Claretta Taylor, 68, refinanced her Baltimore home in 2003 in the hopes of launching a dream — a catering business. Today she lives a nightmare after a scam left her without her home. She is one of thousands of Marylanders swindled every year.
"This didn't happen to me because I wasn't paying attention," said Taylor, whose catering business didn't get off the ground. "This happened to me because I was vulnerable."
After retiring as a medical transcriptionist, she fell behind on her mortgage payments in 2006 and sought help, but in the wrong place. The loan modification firm Taylor saw advertised on television persuaded her to stop paying her mortgage and stole her money instead of helping her stay in her home as promised.
The company was prosecuted, but Taylor didn't get her house back.
A video, Stealing Trust, documents how Taylor and others were duped. The Maryland Consumer Rights Coalition (MCRC), which sponsored the video, is distributing it to consumer groups, lawmakers and regulators.
AARP Maryland will show the film to some of its chapters and cosponsor other screenings with MCRC.
"Right now, we're concerned about foreclosure scams," said Hank Greenberg, AARP Maryland state director.
Marylanders filed nearly 600 mortgage complaints in 2010 with the state Office of the Commissioner of Financial Regulation, which oversees financial institutions and consumer lending. The Maryland Office of the Attorney General, which prosecutes a wider range of fraud, received roughly 7,100 fraud-related complaints in the first nine months of this year.
"Scams are always prevalent and even more so when the economy is tight and people may be more willing to take a chance," said Karen Straughn, assistant attorney general in the office's Consumer Protection Division.
Older people tend to be targeted, Greenberg said, because they are "more trusting."
"In loan modification cases, we seem to be the last place [consumers] call instead of the first place," said Cynthia H. Jones, an assistant commissioner in the Maryland Office of the Commissioner of Financial Regulation. Residents can call the office to vet foreclosure and loan modification firms.
'I lost everything'
"In desperation to hold on to my home and hold on to my car, I put my trust in [the company]," Taylor said about her ordeal. The man who ran the scam promised Taylor she could stop paying her mortgage for a year and keep her home. Instead, she said, "I lost everything."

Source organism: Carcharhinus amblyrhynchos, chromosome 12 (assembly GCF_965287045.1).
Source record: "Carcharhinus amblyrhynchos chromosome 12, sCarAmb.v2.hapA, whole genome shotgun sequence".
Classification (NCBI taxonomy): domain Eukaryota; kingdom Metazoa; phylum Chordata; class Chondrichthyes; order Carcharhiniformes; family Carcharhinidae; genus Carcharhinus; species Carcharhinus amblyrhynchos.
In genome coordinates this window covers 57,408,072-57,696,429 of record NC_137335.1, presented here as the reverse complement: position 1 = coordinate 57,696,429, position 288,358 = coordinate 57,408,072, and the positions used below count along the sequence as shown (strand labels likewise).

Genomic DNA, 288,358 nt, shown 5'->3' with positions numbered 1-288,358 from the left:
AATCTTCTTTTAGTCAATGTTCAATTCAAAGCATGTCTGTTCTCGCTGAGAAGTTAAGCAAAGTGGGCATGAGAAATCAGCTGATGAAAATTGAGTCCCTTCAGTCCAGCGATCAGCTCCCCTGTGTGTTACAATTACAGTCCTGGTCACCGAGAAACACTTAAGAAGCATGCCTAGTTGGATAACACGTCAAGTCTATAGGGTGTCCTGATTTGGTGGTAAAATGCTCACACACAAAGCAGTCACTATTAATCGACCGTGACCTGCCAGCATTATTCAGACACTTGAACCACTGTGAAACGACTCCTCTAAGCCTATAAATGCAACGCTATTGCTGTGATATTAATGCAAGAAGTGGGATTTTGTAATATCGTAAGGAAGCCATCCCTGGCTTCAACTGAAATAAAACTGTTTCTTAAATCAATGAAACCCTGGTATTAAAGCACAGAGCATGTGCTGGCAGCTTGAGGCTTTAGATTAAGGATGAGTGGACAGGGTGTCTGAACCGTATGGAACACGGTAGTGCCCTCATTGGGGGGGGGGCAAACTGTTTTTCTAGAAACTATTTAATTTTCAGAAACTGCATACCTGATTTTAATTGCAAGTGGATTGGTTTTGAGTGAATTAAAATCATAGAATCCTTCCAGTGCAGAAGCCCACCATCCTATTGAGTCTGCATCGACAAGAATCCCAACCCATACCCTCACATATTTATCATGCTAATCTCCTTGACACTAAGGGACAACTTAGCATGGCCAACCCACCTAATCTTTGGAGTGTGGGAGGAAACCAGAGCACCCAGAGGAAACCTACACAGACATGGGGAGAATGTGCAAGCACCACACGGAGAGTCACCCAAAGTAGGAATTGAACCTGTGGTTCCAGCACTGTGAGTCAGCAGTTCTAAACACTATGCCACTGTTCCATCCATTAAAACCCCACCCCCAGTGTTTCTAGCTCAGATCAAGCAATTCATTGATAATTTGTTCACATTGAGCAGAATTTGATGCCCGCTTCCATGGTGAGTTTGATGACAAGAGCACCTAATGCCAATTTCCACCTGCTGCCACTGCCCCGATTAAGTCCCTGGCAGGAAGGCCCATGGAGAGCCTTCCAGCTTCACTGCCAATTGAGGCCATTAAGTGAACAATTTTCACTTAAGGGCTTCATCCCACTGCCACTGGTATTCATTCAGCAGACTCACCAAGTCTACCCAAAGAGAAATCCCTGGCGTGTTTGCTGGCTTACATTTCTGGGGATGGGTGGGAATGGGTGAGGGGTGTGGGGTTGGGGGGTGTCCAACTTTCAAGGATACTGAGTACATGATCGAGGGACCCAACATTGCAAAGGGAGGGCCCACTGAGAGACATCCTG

"Trust but verify," Marceline White, MCRC executive director, advises consumers. To avoid being swindled, consumer fraud experts recommend:
- Don't sign anything immediately.
- Don't give your credit card information over the phone unless you initiated the call and have checked that the firm is legitimate.
- Register online with the national Do Not Call list to block telephone solicitations.
- Place a temporary freeze on your credit report to prevent identity thieves from stealing your Social Security number. It can be "unfrozen" when you apply for credit.
- Consider aggressive or high-pressured sales pitches a red flag.
- Never pay upfront fees.
- Don't stop paying your mortgage.
- Read "A Consumer Guide for Seniors" on the Maryland Attorney General's website. For a printed copy, call 1-888-743-0023 toll-free.
- Visit the Maryland HOPE Initiative website to find legitimate counselors on housing and foreclosure issues, and visit the National Foundation for Credit Counseling website for help with consumer debt issues.
- To keep up with the latest scams, check out the Scams and Fraud page on the AARP website.
A clip from Stealing Trust is available on YouTube. To arrange a screening of Stealing Trust, email email@example.com.
You may also like: AARP Fraud Fighter call center. >>
Christopher J. Gearon is a writer living in Derwood, Md.
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